EU Delegated Acts on green hydrogen to imminently become law after clearing European Council and Parliament scrutiny




The long-awaited legislation defines ‘renewable fuel of non-biological origin’ — and includes controversial rules on additionality and temporal correlation


The European Union’s two Delegated Acts defining what counts as green hydrogen — or in EU terminology, “renewable fuel of non-biological origin” (RFNBO) — will imminently come into force after passing a four-month period of scrutiny by the European Council and Parliament.


This means that the two pieces of legislation will become legally binding as soon as they are published in the daily Official Journal of the European Union.


One of the acts sets out methodology for calculating greenhouse gas emissions from renewable and recycled carbon fuels to ensure a 70% reduction in CO2-equivalent between the nearest comparable fuel.


The other, more controversial act defines the rules for what counts as “renewable” hydrogen (or one of its derivatives). These include:


  • Additionality: Developers will have to install new renewable energy assets at most three years before the electrolyser starts producing hydrogen


  • Temporal correlation: Hydrogen production has to be matched to renewable electricity production on a monthly basis up until the start of 2030, when it will have to be matched within the same one-hour period


  • Geographical correlation: The renewable energy assets have to be located in the same electricity bidding zone as the electrolyser


These rules are set to equally apply to green hydrogen imported into the EU, thereby setting a kind of global standard for countries that hope to export renewable H2 to Europe.


But while these definitions are now set in stone, compliance with the delegated acts will depend on certification schemes “which are not yet known”, trade association Hydrogen Europe’s chief policy officer Daniel Fraile tells Hydrogen Insight.


“Certification bodies still need to be accredited by the EC [European Commission], which means there needs to be a very clear and common understanding on how the rules can be applied.”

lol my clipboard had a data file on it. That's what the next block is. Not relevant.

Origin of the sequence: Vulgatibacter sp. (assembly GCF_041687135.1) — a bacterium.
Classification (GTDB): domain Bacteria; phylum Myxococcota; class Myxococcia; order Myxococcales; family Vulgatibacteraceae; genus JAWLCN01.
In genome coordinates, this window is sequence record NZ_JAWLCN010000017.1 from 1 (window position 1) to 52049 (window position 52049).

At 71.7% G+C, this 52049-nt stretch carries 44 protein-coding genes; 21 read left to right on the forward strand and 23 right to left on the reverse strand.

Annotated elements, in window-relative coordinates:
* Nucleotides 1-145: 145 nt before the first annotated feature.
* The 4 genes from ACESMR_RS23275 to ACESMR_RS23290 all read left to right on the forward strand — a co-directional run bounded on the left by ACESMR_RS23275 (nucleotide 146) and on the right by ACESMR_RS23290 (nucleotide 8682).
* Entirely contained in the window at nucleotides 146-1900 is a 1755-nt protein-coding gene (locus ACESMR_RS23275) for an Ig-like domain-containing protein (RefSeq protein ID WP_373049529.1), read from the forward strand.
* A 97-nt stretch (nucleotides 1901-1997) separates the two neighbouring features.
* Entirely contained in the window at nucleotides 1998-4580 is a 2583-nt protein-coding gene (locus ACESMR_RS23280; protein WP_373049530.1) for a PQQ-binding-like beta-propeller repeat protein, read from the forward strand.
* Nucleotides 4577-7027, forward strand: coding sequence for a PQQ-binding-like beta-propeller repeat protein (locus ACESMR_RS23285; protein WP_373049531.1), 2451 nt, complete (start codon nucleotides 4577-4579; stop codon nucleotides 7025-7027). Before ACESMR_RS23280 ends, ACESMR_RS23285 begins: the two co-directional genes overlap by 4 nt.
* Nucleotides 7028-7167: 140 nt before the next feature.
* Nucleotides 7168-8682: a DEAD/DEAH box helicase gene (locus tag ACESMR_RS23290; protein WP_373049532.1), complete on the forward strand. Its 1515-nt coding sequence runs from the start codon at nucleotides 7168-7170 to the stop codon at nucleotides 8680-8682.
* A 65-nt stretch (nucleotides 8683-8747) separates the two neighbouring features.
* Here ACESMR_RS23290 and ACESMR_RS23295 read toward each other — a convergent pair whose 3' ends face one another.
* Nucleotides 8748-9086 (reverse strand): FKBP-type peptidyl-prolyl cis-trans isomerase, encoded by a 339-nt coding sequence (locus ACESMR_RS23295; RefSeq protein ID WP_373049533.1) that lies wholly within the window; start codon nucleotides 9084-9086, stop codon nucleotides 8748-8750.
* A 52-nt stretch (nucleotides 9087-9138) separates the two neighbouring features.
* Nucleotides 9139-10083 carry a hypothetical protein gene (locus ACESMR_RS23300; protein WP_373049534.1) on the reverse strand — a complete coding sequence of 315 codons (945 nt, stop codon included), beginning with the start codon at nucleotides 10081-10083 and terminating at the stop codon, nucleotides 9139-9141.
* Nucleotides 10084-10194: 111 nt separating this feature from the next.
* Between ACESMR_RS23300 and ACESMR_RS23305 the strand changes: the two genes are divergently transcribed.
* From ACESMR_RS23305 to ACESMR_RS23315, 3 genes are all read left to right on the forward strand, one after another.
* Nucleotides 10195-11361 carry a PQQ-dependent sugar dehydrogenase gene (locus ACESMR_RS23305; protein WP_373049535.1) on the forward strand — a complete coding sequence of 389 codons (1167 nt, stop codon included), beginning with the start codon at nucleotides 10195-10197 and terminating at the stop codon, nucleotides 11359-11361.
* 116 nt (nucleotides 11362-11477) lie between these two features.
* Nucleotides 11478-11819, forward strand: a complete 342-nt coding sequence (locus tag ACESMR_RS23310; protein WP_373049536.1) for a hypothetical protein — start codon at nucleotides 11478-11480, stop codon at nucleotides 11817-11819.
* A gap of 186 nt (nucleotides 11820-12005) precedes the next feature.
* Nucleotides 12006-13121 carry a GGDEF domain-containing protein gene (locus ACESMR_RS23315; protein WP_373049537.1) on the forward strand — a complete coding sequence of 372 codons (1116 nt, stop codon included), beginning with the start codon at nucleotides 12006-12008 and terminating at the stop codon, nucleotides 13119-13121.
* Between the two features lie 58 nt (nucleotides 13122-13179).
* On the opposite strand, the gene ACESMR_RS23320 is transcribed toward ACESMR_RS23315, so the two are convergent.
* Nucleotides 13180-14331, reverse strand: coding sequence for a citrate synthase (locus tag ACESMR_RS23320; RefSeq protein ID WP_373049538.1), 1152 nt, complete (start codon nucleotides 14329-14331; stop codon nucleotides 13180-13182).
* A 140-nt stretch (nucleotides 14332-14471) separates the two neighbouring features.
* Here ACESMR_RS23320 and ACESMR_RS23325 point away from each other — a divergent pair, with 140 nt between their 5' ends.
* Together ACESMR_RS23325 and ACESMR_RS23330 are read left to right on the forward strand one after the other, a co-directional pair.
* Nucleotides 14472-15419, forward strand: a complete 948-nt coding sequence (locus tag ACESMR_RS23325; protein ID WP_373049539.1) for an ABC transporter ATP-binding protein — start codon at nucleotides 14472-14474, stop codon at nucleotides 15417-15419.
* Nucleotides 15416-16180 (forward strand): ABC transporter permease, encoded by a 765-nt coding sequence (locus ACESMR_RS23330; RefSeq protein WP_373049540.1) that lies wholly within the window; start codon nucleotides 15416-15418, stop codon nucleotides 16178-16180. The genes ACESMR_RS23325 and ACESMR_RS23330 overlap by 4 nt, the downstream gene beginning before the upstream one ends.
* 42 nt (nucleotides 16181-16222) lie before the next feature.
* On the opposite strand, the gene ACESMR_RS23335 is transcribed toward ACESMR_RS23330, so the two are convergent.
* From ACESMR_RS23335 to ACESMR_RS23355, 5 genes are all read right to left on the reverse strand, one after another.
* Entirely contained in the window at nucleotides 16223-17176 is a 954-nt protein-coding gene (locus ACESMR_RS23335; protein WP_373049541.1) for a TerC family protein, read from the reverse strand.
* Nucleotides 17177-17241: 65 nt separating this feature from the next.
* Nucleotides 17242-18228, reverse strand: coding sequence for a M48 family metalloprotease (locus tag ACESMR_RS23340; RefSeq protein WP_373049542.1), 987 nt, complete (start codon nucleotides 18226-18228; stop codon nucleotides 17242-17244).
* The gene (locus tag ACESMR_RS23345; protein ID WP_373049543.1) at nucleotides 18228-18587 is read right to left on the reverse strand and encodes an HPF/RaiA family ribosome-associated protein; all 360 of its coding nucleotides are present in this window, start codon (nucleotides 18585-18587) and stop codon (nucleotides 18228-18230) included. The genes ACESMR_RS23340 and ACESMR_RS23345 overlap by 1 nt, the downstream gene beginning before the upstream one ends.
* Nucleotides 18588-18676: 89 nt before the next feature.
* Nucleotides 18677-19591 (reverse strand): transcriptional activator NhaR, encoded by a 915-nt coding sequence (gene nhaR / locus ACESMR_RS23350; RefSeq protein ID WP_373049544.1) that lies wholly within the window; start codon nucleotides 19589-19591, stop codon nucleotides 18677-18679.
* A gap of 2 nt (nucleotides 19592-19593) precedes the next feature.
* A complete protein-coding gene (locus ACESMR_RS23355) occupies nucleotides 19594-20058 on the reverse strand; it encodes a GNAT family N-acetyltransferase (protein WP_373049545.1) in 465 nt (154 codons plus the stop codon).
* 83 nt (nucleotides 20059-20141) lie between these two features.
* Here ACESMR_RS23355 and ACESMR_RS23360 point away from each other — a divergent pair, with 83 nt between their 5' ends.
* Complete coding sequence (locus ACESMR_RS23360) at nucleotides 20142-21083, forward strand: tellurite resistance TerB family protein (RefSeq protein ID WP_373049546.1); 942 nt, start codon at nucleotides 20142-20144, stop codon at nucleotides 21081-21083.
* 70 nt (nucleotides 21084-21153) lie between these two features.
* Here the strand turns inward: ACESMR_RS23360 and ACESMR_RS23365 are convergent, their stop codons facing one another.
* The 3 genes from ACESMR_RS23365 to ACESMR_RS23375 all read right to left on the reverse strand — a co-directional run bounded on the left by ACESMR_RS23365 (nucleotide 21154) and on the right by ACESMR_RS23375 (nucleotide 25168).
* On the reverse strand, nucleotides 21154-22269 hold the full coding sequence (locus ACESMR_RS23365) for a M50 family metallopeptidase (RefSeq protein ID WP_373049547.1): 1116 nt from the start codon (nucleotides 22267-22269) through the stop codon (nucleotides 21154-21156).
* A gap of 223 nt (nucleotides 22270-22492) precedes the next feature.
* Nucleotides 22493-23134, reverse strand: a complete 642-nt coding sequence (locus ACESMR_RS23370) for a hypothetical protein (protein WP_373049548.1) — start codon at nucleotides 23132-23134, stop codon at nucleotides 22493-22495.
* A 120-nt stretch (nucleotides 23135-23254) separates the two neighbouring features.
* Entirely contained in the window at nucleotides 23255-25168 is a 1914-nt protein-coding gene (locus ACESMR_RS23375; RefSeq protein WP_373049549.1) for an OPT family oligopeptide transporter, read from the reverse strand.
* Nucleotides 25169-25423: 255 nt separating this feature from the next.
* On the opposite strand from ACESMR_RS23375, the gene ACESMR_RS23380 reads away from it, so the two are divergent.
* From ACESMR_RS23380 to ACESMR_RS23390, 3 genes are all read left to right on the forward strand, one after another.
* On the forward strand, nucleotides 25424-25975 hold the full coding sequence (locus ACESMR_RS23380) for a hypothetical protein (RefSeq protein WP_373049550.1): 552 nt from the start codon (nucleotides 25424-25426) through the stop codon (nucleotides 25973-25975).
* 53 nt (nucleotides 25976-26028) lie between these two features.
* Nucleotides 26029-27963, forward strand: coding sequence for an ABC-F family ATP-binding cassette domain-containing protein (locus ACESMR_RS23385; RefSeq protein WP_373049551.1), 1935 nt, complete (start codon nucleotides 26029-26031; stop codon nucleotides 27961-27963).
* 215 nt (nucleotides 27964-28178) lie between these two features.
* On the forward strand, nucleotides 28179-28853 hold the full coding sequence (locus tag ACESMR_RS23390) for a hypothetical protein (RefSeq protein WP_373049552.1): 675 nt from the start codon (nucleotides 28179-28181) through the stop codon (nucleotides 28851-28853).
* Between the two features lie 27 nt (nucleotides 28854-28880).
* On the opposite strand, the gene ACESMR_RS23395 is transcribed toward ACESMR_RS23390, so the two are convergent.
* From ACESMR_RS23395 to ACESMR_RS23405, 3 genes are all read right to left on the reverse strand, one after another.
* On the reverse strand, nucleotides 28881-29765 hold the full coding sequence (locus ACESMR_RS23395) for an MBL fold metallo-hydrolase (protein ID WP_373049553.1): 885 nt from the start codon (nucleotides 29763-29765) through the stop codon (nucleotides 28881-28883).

And the actual mandates for switching from grey to green H2 are yet to come into force.


The EU is currently negotiating the terms of its revision to the Renewable Energy Directive, known as RED II, which is currently bogged down in disagreements over potential provisions for nuclear-derived H2 in sub-targets.


RED II would require 42% of hydrogen used by European industry to be renewable by 2030, ramping up to 60% by 2035.


While the Delegated Acts allow for projects in bidding zones where the grid has an overall carbon intensity below 18g of CO2-equivalent per megajoule of energy to circumvent additionality criteria — which would give an advantage to nations such as France with a high share of nuclear power in their energy mix — it does not allow for H2 produced from direct nuclear-powered electrolysis to be considered an RFNBO.


However, the current agreed draft includes a provision for member states to reduce these targets by 20% if the national contribution to the EU’s overall renewables target meets their expected contribution and the share of fossil fuel-based H2 is less than 23% in 2030 and 20% in 2035.


This means France could potentially meet the second requirement with nuclear-derived hydrogen, which has resulted in fresh discord between member states — and gridlock over the passage of the revision.






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